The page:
Dispatches From the World Cup
Ahh, England-Sweden. At last, my chance to see the thugs up close. A chance to sit among those brutish, ill-mannered, half-drunk, dyspeptic, football-mad zealots of such great renown. I speak, of course, of the British press.
Anyone who has read a column-inch of the Brits' World Cup coverage will know precisely what I mean. These are the people who cover a broken metatarsal like it's the death of a royal. Who detail down to the pound the champagne bills racked up by the wives and girlfriends of the English players (helpfully shortened to "WAGs"). Who write sentences like this: "Sven Goran Eriksson last night threw down the gauntlet to Sweden—declaring: Come and Abba go if you think you're hard enough!"
Above all, these are the people who celebrate Team England's push into the second round with profound angst, as if it were a great national embarrassment just waiting to happen. This is the lot of fans of the English team as well: dread and dissatisfaction in the face of success.
My hope, then, was to attend Tuesday's post-game presser and witness the absurdity firsthand. That morning I phoned FIFA's media center and found a friendly, accommodating, quite possibly British fellow on the other end. I explained that I wanted to write about the British press. "About how ridiculous, sycophantic, and up each other's arse they are?" he said. "I think that's something I could get behind."
Alas, it was not to be. Despite the flack's assurances, not to mention a protracted effort that involved no little argy-bargy, as the Sun might say, I couldn't gain entrance to the interview room. Actually, I did for a brief moment, only to find a strong Teutonic hand on my jacket, yanking me back outside. "No chance," one of the five people guarding the door told me, making great, emphatic gestures with his hands. "No chance. None at all." I tried to say something, but he cut me off: "I can't talk to you."
I did, however, watch the game from the stands, tucked into the corner of RheinEnergie Stadion in a cluster of mostly England fans. I can report that they are just as neurotic as their media would lead you to believe. And certainly as devout: This morning, I saw one of them splayed on the steps outside the magnificent Dome of Cologne, his chest hair dyed red and shaved in the pattern of St. George's Cross.
One England fan in partcular caught my eye, mostly because he terrified me. Lean and balding, he was a compact man who nevertheless cut a sinister figure, especially when, during an early Swedish corner kick, he rose and yelled, "You fucking cunt!" then sat down and put his arm around his boy. The man wasn't done, either. After the game's first goal, a Swedish fan nearby turned around, let loose a scream, and, inexplicably, held up his cell phone. The Brit delivered a hard shove to his shoulder, then coiled into a fighter's stance. The man's son tried to grab ahold of his father's arm. Everyone froze. England led 1-0.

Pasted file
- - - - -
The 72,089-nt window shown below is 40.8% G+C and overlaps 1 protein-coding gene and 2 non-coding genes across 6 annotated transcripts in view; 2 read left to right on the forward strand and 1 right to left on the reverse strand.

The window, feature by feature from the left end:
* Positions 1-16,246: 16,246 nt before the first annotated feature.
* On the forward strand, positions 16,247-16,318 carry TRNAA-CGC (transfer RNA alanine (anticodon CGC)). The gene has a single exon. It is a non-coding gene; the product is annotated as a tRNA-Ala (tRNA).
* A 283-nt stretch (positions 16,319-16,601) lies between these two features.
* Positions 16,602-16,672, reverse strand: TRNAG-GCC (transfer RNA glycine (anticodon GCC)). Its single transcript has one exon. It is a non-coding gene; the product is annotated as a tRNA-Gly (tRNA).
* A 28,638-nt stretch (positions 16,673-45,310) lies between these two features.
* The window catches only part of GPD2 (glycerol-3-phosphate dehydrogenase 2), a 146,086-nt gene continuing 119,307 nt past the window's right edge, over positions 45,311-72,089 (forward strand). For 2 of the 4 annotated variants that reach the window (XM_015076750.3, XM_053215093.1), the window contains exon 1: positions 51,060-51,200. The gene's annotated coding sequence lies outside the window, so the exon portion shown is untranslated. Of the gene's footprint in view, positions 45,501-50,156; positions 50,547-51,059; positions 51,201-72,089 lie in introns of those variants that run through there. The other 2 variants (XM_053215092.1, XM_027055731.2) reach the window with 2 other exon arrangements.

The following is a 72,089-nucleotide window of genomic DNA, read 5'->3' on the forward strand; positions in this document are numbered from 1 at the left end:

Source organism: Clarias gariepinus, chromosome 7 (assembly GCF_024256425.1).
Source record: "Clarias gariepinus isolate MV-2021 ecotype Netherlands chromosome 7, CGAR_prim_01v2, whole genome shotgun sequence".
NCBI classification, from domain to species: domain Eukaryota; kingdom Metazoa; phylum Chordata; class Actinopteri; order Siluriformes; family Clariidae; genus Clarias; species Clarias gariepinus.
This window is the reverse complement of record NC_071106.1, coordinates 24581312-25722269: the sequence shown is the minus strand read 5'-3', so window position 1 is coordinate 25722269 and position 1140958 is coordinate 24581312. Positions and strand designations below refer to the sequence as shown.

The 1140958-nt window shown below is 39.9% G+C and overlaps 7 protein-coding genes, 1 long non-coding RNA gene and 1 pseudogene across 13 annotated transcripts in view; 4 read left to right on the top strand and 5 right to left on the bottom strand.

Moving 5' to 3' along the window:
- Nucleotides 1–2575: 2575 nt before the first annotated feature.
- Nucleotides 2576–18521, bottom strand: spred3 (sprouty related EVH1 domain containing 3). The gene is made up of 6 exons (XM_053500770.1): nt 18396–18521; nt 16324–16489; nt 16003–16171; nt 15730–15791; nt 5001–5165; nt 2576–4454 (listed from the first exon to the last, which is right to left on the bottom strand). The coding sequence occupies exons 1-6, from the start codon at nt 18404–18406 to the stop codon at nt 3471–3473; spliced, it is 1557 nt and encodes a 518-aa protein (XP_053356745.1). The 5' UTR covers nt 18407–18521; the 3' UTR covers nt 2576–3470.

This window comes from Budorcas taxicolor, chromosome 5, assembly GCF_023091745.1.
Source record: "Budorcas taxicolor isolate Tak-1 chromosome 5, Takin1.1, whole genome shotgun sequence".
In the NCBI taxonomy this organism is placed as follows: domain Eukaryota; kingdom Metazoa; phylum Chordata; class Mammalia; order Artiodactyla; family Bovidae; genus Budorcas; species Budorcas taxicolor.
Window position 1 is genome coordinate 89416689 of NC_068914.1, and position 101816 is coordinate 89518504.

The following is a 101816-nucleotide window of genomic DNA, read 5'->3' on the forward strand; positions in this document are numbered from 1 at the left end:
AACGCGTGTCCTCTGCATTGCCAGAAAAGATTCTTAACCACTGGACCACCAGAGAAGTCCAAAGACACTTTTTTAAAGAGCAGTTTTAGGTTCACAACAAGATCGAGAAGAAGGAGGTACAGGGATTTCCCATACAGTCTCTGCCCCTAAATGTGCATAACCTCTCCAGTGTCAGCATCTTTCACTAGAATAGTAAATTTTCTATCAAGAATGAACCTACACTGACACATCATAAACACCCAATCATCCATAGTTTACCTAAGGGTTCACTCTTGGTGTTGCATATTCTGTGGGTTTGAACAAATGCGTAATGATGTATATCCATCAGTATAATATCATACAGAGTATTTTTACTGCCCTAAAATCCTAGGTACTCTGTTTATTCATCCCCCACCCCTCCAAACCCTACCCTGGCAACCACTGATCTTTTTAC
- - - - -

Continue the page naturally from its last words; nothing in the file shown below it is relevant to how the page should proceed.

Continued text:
Over the course of the game, the patter of the English fans took on more and more of a desperate edge. "Come on, England. Please. Please." "We're getting fucking hammered. Hammered." At that point, the score was 1-1. England, as has been its wont, played beneath itself, but there was certainly some cause for optimism. Forward Wayne Rooney started for the first time since fracturing his metatarsal, and when paired with Peter Crouch, the two made for a wonderful comic duo. Rooney is compact and extraordinarily clever with the ball. Crouch is tall and gawky and deliberate; at one moment he fell to the ground attempting a half-volley and killed six people. But instead of focusing on the positive in this 2-2 tie, the British media have gone into mourning on account of Michael Owen's torn ACL. The press is all but writing off England's chances now, having apparently forgotten that they spent the last week suggesting Owen be benched.
After the match, the two sets of fans took to different parts of Cologne. The Swedes were enjoying themselves. As one put it: "We're playing shit football, and we're going to go home. But we had a great party, so who cares?" Many had set up camp next to a pond, and the party stretched deep into the night, with everybody tripping over the beer bottles littering the ground. A group of mostly Swedes and Germans crowded beneath one large tent, and for hours they stomped on tables and sang each others' songs. Eventually the riot police were called in, and they cleared out the tent. The fans shrugged and moved off to the side, where the singing and dancing continued. I saw one cop smile behind his mask and sing along.
And the English? The last I saw of them, they were quietly sipping beers outside a Total gas station. On the England soccer fan, an expression of civility looks more like depression, and here it was only natural he'd be down. After all, England had just clinched its group and was advancing to the second round with its best player back on the pitch. Now it was time to really worry.
Tommy Craggs is the editor-in-chief of Deadspin.